“When I really committed myself to art, my Mom made me take a vow that I wouldn’t work on anything dark, cynical or macabre,” Smalling said. Keeping that vow hasn’t been difficult, and while he acknowledges there is a place for art that makes a shocking statement, he prefers optimism. “People have forgotten to celebrate that which is beautiful, simple, and innocent. Beauty matters. The job of an artist is to inspire and that’s what I want to do.”

The Oklahoma Nine

d.g. smalling

The Oklahoma Nine offers a representation of the nine Justices of the Supreme Court, along with iconic landmarks from each judicial district. Current Justices are presented here in order of seniority.

Justice Yvonne Kauger (District 4) is a fourth generation Oklahoman from Colony. The town’s brick and steel water tower remains a sentinel of the former Seger Colony, see page 111. Justice Ralph Hodges hired Kauger as the Supreme Court’s first woman staff lawyer, a post she held until appointment as a Justice by Governor George Nigh on March 14, 1984. She is the only woman in state history to serve as both Vice Chief Justice and Chief Justice. Kauger is depicted with her family: Jonna Dee Kauger Kirschner, Jay Michael Eduard Kauger Scambler, Winston Jon Eagle Kauger Scambler; and her longtime staff members: Kyle Shifflett and Vanessa Traylor.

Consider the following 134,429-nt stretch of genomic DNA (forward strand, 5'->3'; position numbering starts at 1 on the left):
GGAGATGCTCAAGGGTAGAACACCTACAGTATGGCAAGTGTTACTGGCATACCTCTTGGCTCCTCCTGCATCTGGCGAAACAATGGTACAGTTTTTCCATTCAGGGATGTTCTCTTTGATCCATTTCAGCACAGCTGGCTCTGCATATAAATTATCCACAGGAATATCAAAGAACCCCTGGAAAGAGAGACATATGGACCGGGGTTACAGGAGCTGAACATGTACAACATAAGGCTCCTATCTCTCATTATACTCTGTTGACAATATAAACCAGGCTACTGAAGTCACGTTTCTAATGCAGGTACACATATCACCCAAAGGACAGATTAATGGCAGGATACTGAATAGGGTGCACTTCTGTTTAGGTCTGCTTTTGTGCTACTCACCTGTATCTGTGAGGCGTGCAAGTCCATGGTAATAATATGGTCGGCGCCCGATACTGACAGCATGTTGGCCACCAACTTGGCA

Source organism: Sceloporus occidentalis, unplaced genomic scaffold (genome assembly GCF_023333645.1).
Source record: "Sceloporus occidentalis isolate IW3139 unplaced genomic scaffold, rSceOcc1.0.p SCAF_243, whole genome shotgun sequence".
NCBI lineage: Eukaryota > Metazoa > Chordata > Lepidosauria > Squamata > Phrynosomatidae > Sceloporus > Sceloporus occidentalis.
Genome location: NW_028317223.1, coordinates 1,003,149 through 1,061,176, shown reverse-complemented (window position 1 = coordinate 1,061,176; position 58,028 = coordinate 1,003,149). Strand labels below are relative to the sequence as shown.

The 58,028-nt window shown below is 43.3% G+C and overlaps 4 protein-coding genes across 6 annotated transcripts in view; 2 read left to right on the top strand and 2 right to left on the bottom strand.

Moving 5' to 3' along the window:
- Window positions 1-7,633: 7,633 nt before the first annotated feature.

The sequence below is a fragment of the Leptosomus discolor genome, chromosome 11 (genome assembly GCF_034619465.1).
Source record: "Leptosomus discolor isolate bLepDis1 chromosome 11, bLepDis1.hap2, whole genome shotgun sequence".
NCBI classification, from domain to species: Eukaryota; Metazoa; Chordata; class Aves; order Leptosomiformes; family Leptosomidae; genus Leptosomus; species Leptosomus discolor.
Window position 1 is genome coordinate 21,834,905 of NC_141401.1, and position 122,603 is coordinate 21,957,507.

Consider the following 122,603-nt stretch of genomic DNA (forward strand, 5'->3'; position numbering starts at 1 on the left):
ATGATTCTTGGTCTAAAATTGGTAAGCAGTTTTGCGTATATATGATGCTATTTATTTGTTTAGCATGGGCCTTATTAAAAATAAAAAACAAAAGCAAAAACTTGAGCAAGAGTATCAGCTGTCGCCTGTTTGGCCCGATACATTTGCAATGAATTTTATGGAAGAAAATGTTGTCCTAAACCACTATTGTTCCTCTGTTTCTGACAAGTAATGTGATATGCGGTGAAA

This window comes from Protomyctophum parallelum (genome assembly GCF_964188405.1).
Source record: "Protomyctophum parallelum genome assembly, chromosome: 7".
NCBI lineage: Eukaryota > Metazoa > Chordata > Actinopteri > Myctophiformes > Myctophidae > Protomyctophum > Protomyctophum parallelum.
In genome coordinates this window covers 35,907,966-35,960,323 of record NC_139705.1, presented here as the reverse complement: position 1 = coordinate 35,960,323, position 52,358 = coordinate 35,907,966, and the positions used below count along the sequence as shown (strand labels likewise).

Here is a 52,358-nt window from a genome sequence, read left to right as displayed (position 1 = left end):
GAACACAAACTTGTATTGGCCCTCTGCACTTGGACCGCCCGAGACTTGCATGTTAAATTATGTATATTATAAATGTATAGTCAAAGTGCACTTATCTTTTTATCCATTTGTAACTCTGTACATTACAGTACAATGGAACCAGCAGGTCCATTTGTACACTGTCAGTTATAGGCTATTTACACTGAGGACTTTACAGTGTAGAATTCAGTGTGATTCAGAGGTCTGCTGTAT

Justice Joseph Watt (District 9) served as Chief Justice of the Supreme Court of Oklahoma from 2003 to 2006. A graduate of the University of Texas Law School, he is an avid golfer and has an impressive collection of United States Presidential memorabilia. He was appointed as a Justice on May 18, 1992.

Justice James Winchester (District 5) enjoys canoeing and has been extremely active in scouting with his son, Davis. He was awarded the Silver Beaver for his service by the Boy Scouts Last Frontier Council in 2013. Winchester also bicycles frequently. He has been a Justice since January 4, 2000, and served as Chief Justice in 2007 and 2008.

Justice James Edmondson (District 7) served in the United States Navy from 1967 to 1969 before earning his law degree from Georgetown University Law School. He is shown with his wife Suzanne Edmondson, a corrections volunteer who established education and mentoring programs for incarcerated women. After 20 years on the bench as district judge, Governor Brad Henry appointed Edmondson as a Justice on December 2, 2003. He served as Chief Justice in 2009 and 2010. The mighty Arkansas River cuts through District 7.